To prove that digital innovation is at the core of its business, the company recently opened its own innovation lab, charged with the responsibility of not only developing new proprietary products but also for sourcing and testing new shopping technology to enhance the omnichannel experience. Feeding into this innovation is the brand’s own customers, who are more engaged with than any of its competitors. For example: Benefit’s “They’re Real” mascara garnered 9,612 product reviews at Sephora as of November 2014, compared with 4,300 at ULTA, 476 at Benefit’s own website, 126 at Macy’s, and 124 at, according to research from L2 Digital.


What can other retailers learn from this winning strategy? In a world where the issues du’jour are depressed consumer foot traffic and “Webrooming”, Sephora presents a perfect case study of how brick-and-mortar stores can leverage core competencies such as excellent customer service, and new skillsets within digital innovation, to stay relevant and enhance their business model.


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Student comments on Sephora – How to THRIVE as a retailer in the digital age

  1. I’m impressed by ColorIQ, the handheld tool that identifies an in-store shopper’s exact skintone, provides the shopper with a ColorIQ number, and subsequently finds a precise match with makeup from Sephora’s stock. Most of the time people have to try out multiple samples to find the right color, which can be a very frustrating experience. In addition, it also wastes product. This tool seems like a win-win, helpful for the consumer and company.

  2. Sephora’s work in this space is definitely impressive. They are finding ways to be innovative in a way most would definitely would not think of, and its possible to imagine them changing the way this industry runs. Perhaps they will create other technologies that can further engage consumers, thus strengthening their customer base even more. However, it is possible for other players to catch up, so I wonder for how long they will be able to maintain their competitive edge.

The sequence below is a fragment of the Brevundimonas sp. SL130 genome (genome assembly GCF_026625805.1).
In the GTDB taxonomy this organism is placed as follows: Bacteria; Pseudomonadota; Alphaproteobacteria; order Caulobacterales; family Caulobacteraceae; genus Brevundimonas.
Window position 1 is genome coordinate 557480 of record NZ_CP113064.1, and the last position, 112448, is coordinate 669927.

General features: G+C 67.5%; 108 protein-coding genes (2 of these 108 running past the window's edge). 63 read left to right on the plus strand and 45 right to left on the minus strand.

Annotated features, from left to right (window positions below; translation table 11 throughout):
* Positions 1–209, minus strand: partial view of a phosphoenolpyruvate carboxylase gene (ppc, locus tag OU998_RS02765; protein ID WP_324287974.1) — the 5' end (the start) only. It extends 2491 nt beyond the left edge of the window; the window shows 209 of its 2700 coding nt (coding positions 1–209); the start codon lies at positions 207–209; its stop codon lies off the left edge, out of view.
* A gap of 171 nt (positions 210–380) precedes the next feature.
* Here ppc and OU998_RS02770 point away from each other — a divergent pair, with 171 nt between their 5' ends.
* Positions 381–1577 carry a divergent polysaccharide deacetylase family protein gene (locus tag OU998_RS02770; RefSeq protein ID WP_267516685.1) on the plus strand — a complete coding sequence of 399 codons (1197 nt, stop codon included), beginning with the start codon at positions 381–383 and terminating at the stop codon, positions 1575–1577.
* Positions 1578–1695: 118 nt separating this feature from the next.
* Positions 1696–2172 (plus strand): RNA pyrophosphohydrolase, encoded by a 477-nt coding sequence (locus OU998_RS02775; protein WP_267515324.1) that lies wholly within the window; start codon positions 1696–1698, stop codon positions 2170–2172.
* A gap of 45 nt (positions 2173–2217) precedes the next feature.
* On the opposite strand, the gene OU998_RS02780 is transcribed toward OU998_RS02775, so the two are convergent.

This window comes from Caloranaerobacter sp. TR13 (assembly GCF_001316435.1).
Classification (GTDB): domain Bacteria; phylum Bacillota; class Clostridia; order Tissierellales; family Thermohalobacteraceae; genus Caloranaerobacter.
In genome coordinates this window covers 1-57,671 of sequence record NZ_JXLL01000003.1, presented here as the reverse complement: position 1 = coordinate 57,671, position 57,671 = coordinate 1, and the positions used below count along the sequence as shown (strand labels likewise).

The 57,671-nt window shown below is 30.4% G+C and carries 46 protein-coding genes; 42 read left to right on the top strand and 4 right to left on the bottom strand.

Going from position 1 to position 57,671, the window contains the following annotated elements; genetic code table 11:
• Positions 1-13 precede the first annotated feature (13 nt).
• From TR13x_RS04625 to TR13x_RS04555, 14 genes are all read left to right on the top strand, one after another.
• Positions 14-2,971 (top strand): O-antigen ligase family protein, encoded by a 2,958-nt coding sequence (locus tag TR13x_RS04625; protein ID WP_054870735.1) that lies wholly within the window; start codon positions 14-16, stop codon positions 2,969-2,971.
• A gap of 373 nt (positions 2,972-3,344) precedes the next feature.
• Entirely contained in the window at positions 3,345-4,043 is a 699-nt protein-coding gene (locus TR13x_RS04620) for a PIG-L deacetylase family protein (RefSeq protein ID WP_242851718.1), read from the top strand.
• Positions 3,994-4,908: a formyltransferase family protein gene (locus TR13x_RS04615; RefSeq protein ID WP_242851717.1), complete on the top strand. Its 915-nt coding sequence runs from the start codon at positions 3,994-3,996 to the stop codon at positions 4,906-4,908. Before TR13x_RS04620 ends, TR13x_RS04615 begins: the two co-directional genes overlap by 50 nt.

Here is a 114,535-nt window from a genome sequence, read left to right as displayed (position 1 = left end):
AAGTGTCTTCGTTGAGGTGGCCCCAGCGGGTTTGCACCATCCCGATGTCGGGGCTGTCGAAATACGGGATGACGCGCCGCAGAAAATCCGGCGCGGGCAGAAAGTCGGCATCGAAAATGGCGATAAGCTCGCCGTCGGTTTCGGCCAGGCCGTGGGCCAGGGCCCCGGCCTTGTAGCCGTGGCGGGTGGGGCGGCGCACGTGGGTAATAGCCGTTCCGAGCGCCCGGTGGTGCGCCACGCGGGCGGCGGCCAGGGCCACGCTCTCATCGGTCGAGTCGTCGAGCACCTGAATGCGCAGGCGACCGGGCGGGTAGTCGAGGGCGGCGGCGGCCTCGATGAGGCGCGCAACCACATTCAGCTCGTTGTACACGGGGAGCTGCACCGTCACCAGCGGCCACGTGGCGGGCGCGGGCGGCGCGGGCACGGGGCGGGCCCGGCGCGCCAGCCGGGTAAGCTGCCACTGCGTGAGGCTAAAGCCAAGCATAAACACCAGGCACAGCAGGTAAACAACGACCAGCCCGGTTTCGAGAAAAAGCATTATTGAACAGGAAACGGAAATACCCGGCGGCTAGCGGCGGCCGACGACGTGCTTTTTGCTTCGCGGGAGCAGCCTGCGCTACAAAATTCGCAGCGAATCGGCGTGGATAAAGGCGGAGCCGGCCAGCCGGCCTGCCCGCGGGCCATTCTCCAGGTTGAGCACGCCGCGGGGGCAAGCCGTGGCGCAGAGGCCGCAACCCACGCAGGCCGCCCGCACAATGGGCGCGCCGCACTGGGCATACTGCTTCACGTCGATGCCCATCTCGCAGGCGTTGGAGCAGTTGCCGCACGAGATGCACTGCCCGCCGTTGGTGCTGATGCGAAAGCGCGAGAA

3. Wow — loved seeing your demo of the pocket contour app. I’m also very impressed by the fact that Sephora have 4MM app users. My biggest question, though, is how much people are actually using all of the app’s functionality. Research suggests that it’s relatively easy to get someone to download an app, but hard to get them to open it again. And while Sephora does integrate cool technologies like the beacon hot spots in store, a user has to opt in, as well as have location services switched to on in order to receive beacon messaging. My guess is that retail is in the midst of experimenting with all these different functionalities, but that we will see some consolidation of features in the near future.

  4. Overall, I believe that this may be an interesting impuls for the makeup industry to start investing more in the digital space. However, I have some reservations similar to Atima.

    Sephora partnered with ModiFace to come up with this app. ModiFace’s story started in 1999 at Stanford where its founder initiated research on automatic face anlysis. The company itself was incorporated in 2007 and received ~$4 million dollars in 2012 in Angel/VC money. It has several of its own apps (ModiFace Beautiful Me, ModiFace MakeUp), plus it powers a number of partner virtual modifaction projects. I believe that the relatively limited success of ModiFace (and no more money being poured into the game) may be driven by “fad”-like nature of its product. It seems super cool when you use it for the first time, but you do not have an incentive to use the product on a regular basis.

    Similar to Sephora, L’Oreal has its own MakeUp Genius app as well. The product and the campaign earned several marketing awards in 2014. It claims to have more than 10 million app downloads. Any sales implications are questioned though.